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ARROW Review: “Blood Debts” is an Emotional but Balanced Winter Premiere

By on January 21, 2016
Arrow

Pictured: Stephen Amell as The Arrow -- Photo: Katie Yu/ The CW

By Justin Carter

At the end of the winter finale, Arrow revealed that Oliver’s fiancee Felicity Smoak was the one who got shot by Damien Darhk’s men, and her fate was left up in the air. Would she be fine? Would she die?

The answer to that is that she’s fine, of course. While she’s recovering and undergoing surgery, Oliver’s doubling down and going on a manhunt for the HIVE leader. I won’t deny that I was furiously willing him to go to the hospital instead, but it’s understandable that Oliver would choose to run away in some fashion. Delaying his reunion with Felicity may have been the right call, as it made it all the sweeter when it happened.

I’m not entirely sure what to make of Felicity’s paralysis. While it’s not a bad thing in a story sense, it does feel like they’re trying to make Felicity into the tech hero Oracle, the moniker Barbara Gordon used after she was shot and paralyzed by the Joker. She could end up walking again (I have no idea exactly how), but for now this story angle feels like it was given just he right amount of time needed so it could be explored more thoroughly in later episodes.

But of course, that wouldn’t entirely carry an episode, so back comes Lonnie Machin into the spotlight. Machin, the guy who Thea sort of set on fire earlier this season, has now adopted his comic persona and name Anarky. His scars aren’t as bad as they could be (they look like minor burns for someone whose entire body got engulfed in flames), but his relationship with both Thea and Darhk are interesting and complex.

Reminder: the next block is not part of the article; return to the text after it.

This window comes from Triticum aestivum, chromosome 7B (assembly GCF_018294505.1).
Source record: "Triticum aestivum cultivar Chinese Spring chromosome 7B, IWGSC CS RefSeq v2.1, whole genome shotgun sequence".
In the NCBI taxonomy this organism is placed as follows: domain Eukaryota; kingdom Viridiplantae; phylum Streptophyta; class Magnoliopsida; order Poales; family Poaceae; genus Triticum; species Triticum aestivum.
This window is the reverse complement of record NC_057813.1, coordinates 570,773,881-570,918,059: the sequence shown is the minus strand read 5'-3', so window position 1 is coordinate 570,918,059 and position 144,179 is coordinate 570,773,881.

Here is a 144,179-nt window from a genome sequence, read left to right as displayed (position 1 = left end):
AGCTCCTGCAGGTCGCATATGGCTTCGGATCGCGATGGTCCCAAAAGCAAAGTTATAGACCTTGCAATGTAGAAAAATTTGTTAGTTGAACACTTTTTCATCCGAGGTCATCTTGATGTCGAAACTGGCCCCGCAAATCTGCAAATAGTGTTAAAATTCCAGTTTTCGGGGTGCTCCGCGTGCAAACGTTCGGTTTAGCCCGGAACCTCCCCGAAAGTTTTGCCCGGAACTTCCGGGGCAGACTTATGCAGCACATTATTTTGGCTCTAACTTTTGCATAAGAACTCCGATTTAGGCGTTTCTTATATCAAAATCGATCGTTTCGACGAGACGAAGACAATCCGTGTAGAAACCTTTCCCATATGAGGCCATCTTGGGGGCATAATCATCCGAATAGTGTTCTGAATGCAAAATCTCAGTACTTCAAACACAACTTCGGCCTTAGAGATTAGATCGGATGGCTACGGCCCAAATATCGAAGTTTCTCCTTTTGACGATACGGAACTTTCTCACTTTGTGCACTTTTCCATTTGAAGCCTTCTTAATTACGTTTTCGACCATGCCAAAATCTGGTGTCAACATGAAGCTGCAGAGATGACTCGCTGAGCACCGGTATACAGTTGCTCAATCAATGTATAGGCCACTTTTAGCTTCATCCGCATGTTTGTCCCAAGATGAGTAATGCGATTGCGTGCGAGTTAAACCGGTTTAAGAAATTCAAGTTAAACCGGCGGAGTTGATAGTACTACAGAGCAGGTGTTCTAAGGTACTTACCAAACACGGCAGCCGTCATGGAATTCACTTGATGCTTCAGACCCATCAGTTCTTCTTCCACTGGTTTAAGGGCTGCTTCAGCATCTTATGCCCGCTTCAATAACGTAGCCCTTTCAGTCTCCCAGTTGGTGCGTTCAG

While he and Darhk never interact in this episode, the script does a good job of giving him a good bone to pick with Darhk by going after his family. Some of his moments with Thea are pretty good, being creepy without going too far. Were Anarky given more time to be around her, he’d be a pretty good recurring enemy for Thea to face on her own sometimes. I think the writers have more or less realized that her killing Anarky would’ve been a step backwards, so they appropriately let her spare him, at least for now. Still, before that, the stuff with Laurel informing the police where the team is keeping Anarky just doesn’t work; it feels like it happens because the show needed Oliver and Laurel to argue about something rather than this being a legitimate issue. (Which it sort of is, but it also isn’t like this team doesn’t bend the rules every now and then.)

If nothing else, this episode deserves points for getting the emotional stuff just right. The conversation between Felicity and Oliver is genuinely moving and shows how the two of them bring out the best in each other. Diggle’s arc with trying to reconnect with his brother is pretty solid, and it’ll be interesting to see how things play out further in the season. Maybe they’ll let him out of the cage!

“Blood Debts” gets the job done and is a solid entry into 2016. It’s a transitional episode to be sure, but what works here works pretty well, so I can’t fault it for that. And while it didn’t give us Neal McDonough at full camp, it does provide some fun Anarky stuff and pushes the plot forward gradually. That’s more than fine.

Additional Notes

  • So Felicity can now be removed from the death pool. Given her reaction in the limo and insistence that Oliver had to kill Dahrk, I’m going to bet that it’ll be her mother who bites it. Or, and this is a long shot here, Roy. He is said to be returning in an episode down the line…
  • Darhk lets Team Arrow live for saving his family, at least for a few weeks. What would a maniac with telekinesis and a vampire hand do on vacation?
  • On an unrelated note, it’s nice to know that his wife is just as evil as the man she married. The couple who plots the death of the world together stays together.
  • I have absolutely no clue what’s going on with the flashbacks this season, much less why the show thinks anyone still cares at this point.

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